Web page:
ALDRICH 14 v. Lorraine A. Ptak, Defendant-Appellant.

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Supreme Court, Appellate Division, Fourth Department, New York.

Bruce ALDRICH and Trudy Aldrich, Individually and as Parents and Natural Guardians of Christopher Aldrich, Jamie Chrisman, and Brandon Aldrich, Infants Under the Age of 14 Years, Plaintiffs-Respondents, v. COUNTY OF ONEIDA, Defendant-Respondent, Lorraine A. Ptak, Defendant-Appellant.

Decided: November 15, 2002

Present GREEN, J.P., WISNER, HURLBUTT, BURNS, and GORSKI, JJ. Law Offices of Craig P. Niederpruem, Utica (Craig P. Niederpruem of Counsel), for Defendant-Appellant. O'Connell and Aronowitz, Albany (Mark G. Richter of Counsel), for Plaintiffs-Respondents. Napierski, Van Denburg & Napierski, L.L.P., Albany (John W. Van Denburgh of Counsel), for Defendant-Respondent.

Plaintiffs commenced this action against defendant County of Oneida (County) and Lorraine A. Ptak (defendant) seeking to recover damages arising from the exposure of their children to lead paint in 1993 while living in an apartment in a building owned by defendant.   In 1992 the County discovered a lead condition in the other apartment in the same building.   Defendant appeals from an order which, upon reargument, adhered to that part of its prior order granting the motion of the County seeking summary judgment dismissing the complaint against it and denied the cross motion of defendant seeking summary judgment dismissing the complaint against her.

 Supreme Court did not abuse its discretion in granting plaintiffs' motion for leave to reargue (see Melendez v. Methodist Hosp., 203 A.D.2d 435, 610 N.Y.S.2d 855;  Ebasco Constructors v. A.M.S. Constr. Co., 195 A.D.2d 439, 440, 599 N.Y.S.2d 866).   Contrary to defendant's contention, “[a] Judge on reargument need not have new material facts presented in order to grant leave to reargue” (Delcrete Corp. v. Kling, 67 A.D.2d 1099, 1099, 415 N.Y.S.2d 148).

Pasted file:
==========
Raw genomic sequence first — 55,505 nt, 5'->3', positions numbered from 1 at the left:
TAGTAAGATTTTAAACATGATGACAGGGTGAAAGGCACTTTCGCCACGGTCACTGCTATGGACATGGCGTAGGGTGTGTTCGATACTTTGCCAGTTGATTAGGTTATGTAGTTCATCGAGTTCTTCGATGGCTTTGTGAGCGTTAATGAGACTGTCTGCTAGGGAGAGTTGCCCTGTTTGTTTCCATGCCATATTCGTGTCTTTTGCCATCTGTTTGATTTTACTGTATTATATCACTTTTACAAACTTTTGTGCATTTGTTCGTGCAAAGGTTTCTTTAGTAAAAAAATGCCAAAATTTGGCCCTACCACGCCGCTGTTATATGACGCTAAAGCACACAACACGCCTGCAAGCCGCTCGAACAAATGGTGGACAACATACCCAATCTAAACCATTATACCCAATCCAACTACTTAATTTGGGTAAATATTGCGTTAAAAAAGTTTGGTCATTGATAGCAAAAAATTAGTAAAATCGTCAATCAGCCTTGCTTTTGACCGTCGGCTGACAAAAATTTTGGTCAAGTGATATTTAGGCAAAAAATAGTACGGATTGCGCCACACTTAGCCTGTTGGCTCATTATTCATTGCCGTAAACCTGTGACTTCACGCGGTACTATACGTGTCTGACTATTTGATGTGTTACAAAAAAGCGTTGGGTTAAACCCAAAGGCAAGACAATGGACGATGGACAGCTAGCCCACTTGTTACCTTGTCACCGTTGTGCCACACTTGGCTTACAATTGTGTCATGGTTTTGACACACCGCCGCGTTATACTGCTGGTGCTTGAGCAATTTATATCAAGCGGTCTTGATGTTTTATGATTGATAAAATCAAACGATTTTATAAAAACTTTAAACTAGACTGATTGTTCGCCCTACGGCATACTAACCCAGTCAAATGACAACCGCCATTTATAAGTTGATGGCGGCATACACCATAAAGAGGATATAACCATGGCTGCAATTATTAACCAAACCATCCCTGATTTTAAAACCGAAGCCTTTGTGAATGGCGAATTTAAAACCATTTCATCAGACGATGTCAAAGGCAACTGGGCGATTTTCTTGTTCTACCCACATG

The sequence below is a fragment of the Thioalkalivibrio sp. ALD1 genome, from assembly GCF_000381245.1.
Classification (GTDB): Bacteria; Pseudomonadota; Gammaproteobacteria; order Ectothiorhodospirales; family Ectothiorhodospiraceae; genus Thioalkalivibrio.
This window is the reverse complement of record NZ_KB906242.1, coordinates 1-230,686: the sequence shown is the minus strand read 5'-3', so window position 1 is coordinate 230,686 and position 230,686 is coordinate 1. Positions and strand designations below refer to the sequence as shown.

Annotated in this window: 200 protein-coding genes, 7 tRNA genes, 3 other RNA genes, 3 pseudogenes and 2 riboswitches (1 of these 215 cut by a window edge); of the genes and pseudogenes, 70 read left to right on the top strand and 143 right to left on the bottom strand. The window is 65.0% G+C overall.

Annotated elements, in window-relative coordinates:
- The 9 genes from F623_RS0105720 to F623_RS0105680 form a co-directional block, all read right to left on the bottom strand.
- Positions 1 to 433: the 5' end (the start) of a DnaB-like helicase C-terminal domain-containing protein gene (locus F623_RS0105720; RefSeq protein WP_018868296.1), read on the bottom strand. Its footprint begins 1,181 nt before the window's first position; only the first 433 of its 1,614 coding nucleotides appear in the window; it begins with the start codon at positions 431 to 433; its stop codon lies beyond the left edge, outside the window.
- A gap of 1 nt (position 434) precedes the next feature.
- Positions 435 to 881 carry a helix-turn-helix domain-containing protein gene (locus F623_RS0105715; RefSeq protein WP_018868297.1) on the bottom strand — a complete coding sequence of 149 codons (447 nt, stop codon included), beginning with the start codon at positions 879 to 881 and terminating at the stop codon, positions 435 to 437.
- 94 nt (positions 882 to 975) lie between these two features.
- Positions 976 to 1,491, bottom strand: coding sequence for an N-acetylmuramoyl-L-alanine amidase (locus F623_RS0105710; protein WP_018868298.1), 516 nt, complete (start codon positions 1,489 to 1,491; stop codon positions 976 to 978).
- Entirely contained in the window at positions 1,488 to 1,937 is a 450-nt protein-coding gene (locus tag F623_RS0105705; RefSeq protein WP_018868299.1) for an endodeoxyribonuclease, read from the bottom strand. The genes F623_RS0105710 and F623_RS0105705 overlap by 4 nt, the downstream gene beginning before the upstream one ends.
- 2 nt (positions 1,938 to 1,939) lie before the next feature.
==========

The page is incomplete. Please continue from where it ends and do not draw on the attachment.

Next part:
Furthermore, upon reargument, the court properly denied the cross motion of defendant seeking summary judgment dismissing the complaint against her.   Contrary to the contention of defendant, there is a triable issue of fact whether she had constructive notice of a lead paint condition in plaintiffs' apartment arising from her “actual notice of a lead [paint] condition in [the other] apartment in the same building” (Rodriguez v. Amigo, 244 A.D.2d 323, 324, 663 N.Y.S.2d 873;  see Batts v. Intrebor, 297 A.D.2d 692, 747 N.Y.S.2d 537;  see also Lojacono v. Schieder, 281 App.Div. 799, 119 N.Y.S.2d 495).   We reject the further contention of defendant that the court should have adhered to its prior order granting her cross motion because plaintiffs failed to establish the existence of a lead paint condition in their apartment.   Defendant failed to meet her initial burden of proof on this issue and she cannot establish her entitlement to summary judgment by pointing to alleged gaps in plaintiffs' proof (see Frank v. Price Chopper Operating Co., 275 A.D.2d 940, 941, 713 N.Y.S.2d 614).   In any event, there is circumstantial evidence that such a condition existed in the apartment while plaintiffs lived there.   Contrary to the additional contention of defendant, whether it was reasonable for her to rely upon the County's 1992 inspection to discover the full extent of the lead paint condition in her building is for a trier of fact to resolve (see Ugarriza v. Schmieder, 46 N.Y.2d 471, 474, 414 N.Y.S.2d 304, 386 N.E.2d 1324).   We have reviewed defendant's remaining contention and conclude that it is without merit.

It is hereby ORDERED that the order so appealed from be and the same hereby is unanimously affirmed without costs.